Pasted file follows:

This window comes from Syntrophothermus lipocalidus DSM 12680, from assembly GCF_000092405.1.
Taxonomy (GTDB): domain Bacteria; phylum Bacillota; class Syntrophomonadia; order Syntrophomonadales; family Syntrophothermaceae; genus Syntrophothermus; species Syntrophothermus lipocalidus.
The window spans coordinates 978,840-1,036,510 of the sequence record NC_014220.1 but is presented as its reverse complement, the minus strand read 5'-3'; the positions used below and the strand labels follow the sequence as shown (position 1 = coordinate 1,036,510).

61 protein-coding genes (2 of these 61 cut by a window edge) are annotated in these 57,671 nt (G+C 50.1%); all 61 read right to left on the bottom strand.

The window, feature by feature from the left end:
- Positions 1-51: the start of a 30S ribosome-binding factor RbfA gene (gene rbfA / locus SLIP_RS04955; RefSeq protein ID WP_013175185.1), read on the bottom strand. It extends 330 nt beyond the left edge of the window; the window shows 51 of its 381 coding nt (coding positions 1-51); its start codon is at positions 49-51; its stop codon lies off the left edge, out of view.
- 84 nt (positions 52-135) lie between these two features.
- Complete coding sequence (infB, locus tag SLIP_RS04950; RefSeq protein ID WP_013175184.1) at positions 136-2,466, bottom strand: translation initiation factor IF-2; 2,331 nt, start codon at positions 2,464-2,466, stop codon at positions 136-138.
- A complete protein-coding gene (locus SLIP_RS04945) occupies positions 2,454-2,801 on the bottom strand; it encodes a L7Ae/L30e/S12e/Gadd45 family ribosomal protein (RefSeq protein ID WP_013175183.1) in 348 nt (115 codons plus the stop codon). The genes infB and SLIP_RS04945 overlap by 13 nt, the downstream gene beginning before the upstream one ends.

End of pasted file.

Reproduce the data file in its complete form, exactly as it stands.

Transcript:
This window comes from Syntrophothermus lipocalidus DSM 12680, from assembly GCF_000092405.1.
Taxonomy (GTDB): domain Bacteria; phylum Bacillota; class Syntrophomonadia; order Syntrophomonadales; family Syntrophothermaceae; genus Syntrophothermus; species Syntrophothermus lipocalidus.
The window spans coordinates 978,840-1,036,510 of the sequence record NC_014220.1 but is presented as its reverse complement, the minus strand read 5'-3'; the positions used below and the strand labels follow the sequence as shown (position 1 = coordinate 1,036,510).

61 protein-coding genes (2 of these 61 cut by a window edge) are annotated in these 57,671 nt (G+C 50.1%); all 61 read right to left on the bottom strand.

The window, feature by feature from the left end:
- Positions 1-51: the start of a 30S ribosome-binding factor RbfA gene (gene rbfA / locus SLIP_RS04955; RefSeq protein ID WP_013175185.1), read on the bottom strand. It extends 330 nt beyond the left edge of the window; the window shows 51 of its 381 coding nt (coding positions 1-51); its start codon is at positions 49-51; its stop codon lies off the left edge, out of view.
- 84 nt (positions 52-135) lie between these two features.
- Complete coding sequence (infB, locus tag SLIP_RS04950; RefSeq protein ID WP_013175184.1) at positions 136-2,466, bottom strand: translation initiation factor IF-2; 2,331 nt, start codon at positions 2,464-2,466, stop codon at positions 136-138.
- A complete protein-coding gene (locus SLIP_RS04945) occupies positions 2,454-2,801 on the bottom strand; it encodes a L7Ae/L30e/S12e/Gadd45 family ribosomal protein (RefSeq protein ID WP_013175183.1) in 348 nt (115 codons plus the stop codon). The genes infB and SLIP_RS04945 overlap by 13 nt, the downstream gene beginning before the upstream one ends.